Jazmyn Scott, Program Manager for Langston, the new non-profit at Langston Hughes: “As part of the programing goals at Langston is to make sure we are engaging the community in things around African American arts and culture. DeCharlene Williams who recently passed, who was the founder of the Central Area Chamber of Commerce started doing this Juneteenth celebration 35 years ago at this park. It’s a traditional thing to make sure to get the community to come out and get information, to fellowship, to get to know one another. We wanted to make sure that as a community partner that we weren’t doing anything that was going against anything that was already happening in the community. But see how we could partner with and be a part of to make sure those legacies would continue. It became important for us to come together and partner with the Central Area Chamber of Commerce to make sure this event still happened even though she’s no longer at the helm. It’s us, the Northwest African American Museum, The Central District Forum for Arts and Ideas, were the main partners who came together to put the celebration on. There’s also Black Dot and Africatown, Rainier Avenue Radio, there were a lot of community members who wanted to make sure this happened. Legacies shouldn’t die when the body leaves.”
The full proclamation is below. The statement also recognizes the role the Central Area Chamber of Commerce has played in the region’s annual celebration of Juneteenth. DeCharlene Williams, the founder and longtime head of the chamber, died in May at the age of 75.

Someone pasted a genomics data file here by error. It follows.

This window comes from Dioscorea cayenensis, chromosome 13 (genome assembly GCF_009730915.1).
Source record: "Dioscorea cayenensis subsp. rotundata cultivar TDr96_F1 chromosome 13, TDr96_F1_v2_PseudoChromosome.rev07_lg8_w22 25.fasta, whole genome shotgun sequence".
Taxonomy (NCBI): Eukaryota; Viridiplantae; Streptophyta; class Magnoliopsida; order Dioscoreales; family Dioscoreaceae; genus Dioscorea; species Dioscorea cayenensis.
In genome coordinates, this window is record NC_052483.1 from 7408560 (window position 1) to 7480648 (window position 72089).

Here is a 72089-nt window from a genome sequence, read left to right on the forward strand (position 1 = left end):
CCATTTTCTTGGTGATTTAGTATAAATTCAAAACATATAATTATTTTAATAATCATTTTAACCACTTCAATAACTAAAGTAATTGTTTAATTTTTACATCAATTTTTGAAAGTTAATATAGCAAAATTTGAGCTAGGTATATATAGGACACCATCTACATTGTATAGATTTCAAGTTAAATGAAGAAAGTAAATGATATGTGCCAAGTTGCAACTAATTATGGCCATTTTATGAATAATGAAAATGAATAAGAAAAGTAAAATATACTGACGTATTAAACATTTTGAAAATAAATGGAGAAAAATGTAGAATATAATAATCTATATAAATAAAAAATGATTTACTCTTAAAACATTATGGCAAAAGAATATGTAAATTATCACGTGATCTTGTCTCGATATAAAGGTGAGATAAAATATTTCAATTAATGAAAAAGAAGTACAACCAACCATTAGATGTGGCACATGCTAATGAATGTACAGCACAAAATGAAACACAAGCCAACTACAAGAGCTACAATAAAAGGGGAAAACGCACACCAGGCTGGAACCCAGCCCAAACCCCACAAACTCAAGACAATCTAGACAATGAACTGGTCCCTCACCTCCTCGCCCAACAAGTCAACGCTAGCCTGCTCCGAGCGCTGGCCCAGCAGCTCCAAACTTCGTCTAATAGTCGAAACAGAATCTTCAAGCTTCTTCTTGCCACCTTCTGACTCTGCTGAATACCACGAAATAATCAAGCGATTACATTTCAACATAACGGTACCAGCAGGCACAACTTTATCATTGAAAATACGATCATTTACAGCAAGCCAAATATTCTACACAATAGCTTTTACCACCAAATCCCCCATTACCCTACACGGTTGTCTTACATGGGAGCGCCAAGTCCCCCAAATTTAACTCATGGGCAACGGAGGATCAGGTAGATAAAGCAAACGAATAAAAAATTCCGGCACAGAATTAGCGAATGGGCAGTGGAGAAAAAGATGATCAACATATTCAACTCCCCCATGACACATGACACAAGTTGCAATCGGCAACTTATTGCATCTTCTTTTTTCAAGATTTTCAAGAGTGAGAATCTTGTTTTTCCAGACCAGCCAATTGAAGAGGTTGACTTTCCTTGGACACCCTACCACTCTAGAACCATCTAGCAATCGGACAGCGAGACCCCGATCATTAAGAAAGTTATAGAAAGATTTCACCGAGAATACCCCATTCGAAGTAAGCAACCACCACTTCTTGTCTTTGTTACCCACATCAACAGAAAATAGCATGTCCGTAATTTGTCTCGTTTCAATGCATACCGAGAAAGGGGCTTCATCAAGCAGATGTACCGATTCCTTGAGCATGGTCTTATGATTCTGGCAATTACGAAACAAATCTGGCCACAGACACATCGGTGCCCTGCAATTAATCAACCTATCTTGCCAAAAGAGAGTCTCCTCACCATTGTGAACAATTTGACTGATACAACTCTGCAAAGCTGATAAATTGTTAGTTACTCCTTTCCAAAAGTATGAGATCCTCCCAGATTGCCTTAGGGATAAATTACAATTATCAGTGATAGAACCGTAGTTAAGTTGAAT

Over the weekend, two days of Juneteenth celebrations were held around the Langston Hughes Performing Arts Institute and Pratt Park in the Central District:
2018 marks the 35th annual event presented by The Central Area Chamber of Commerce and the first year without DeCharlene Williams at the helm. This year, we will honor and continue her lifelong legacy of supporting and empowering Black community and business.
RainierAvenueRadio.World will air a recap of the 35th Annual Juneteenth Community Celebration at 7 PM on Tuesday June 19th.
The King County’s proclamation in recognition of Juneteenth is below:
WHEREAS, Juneteenth commemorates the day on June 19, 1865, when African slaves in Texas were told by Major General Gordon Granger that they are now “free” and that their 246 years of chattel slavery had ended; and
WHEREAS, the abolishment of slavery throughout the U.S. had actually taken place some two and a half years earlier when President Abraham Lincoln enacted the Emancipation Proclamation on January 1, 1863, but resistance to his Executive Order and continued conflict in Texas regarding the abolishment of slavery significantly delayed the freedom of slaves; and
WHEREAS, a year after Major Granger’s announcement, on June 19, 1866, the freed African American men and women in Texas held the first “Juneteenth” or African American Independence Day celebration, which would later spread to all corners of the country; and
WHEREAS, in 1979, Texas became the first state to make Juneteenth an official holiday and has been followed by 41 other states that have recognized Juneteenth as a state holiday or holiday observance; and
WHEREAS, Juneteenth is now the closest occasion for there being a true “freedom day” to celebrate in this country for people of African descent; and
WHEREAS, in King County, Juneteenth will be celebrated in people’s homes and neighborhoods, with the longest and largest celebration being held by the Central Area Chamber of Commerce;
NOW, THEREFORE, we, the Metropolitan King County Council, recognize the historic event of
and encourage all residents of Martin Luther King, Jr. County to join us in its celebration.